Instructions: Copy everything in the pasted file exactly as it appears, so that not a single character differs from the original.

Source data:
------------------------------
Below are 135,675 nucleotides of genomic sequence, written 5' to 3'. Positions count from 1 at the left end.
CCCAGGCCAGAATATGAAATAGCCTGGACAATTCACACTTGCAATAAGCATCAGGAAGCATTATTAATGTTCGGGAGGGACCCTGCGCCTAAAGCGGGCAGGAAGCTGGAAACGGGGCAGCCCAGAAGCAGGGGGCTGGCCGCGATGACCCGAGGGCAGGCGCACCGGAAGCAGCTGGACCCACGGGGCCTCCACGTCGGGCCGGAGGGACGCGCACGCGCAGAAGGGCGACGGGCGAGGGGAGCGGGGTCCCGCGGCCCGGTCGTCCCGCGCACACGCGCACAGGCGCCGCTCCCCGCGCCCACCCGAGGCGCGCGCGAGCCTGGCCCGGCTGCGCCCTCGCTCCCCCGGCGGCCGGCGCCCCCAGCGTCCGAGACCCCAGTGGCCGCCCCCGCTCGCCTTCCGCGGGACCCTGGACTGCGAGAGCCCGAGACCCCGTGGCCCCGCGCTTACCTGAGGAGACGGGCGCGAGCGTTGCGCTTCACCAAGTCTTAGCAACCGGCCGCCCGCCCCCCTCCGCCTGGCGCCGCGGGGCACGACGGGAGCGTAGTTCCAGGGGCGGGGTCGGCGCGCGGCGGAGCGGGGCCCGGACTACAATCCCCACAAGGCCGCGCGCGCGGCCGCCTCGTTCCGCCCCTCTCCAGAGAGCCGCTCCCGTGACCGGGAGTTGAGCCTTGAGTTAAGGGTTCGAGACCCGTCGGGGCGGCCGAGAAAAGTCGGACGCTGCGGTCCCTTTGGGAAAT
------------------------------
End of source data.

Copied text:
Below are 135,675 nucleotides of genomic sequence, written 5' to 3'. Positions count from 1 at the left end.
CCCAGGCCAGAATATGAAATAGCCTGGACAATTCACACTTGCAATAAGCATCAGGAAGCATTATTAATGTTCGGGAGGGACCCTGCGCCTAAAGCGGGCAGGAAGCTGGAAACGGGGCAGCCCAGAAGCAGGGGGCTGGCCGCGATGACCCGAGGGCAGGCGCACCGGAAGCAGCTGGACCCACGGGGCCTCCACGTCGGGCCGGAGGGACGCGCACGCGCAGAAGGGCGACGGGCGAGGGGAGCGGGGTCCCGCGGCCCGGTCGTCCCGCGCACACGCGCACAGGCGCCGCTCCCCGCGCCCACCCGAGGCGCGCGCGAGCCTGGCCCGGCTGCGCCCTCGCTCCCCCGGCGGCCGGCGCCCCCAGCGTCCGAGACCCCAGTGGCCGCCCCCGCTCGCCTTCCGCGGGACCCTGGACTGCGAGAGCCCGAGACCCCGTGGCCCCGCGCTTACCTGAGGAGACGGGCGCGAGCGTTGCGCTTCACCAAGTCTTAGCAACCGGCCGCCCGCCCCCCTCCGCCTGGCGCCGCGGGGCACGACGGGAGCGTAGTTCCAGGGGCGGGGTCGGCGCGCGGCGGAGCGGGGCCCGGACTACAATCCCCACAAGGCCGCGCGCGCGGCCGCCTCGTTCCGCCCCTCTCCAGAGAGCCGCTCCCGTGACCGGGAGTTGAGCCTTGAGTTAAGGGTTCGAGACCCGTCGGGGCGGCCGAGAAAAGTCGGACGCTGCGGTCCCTTTGGGAAAT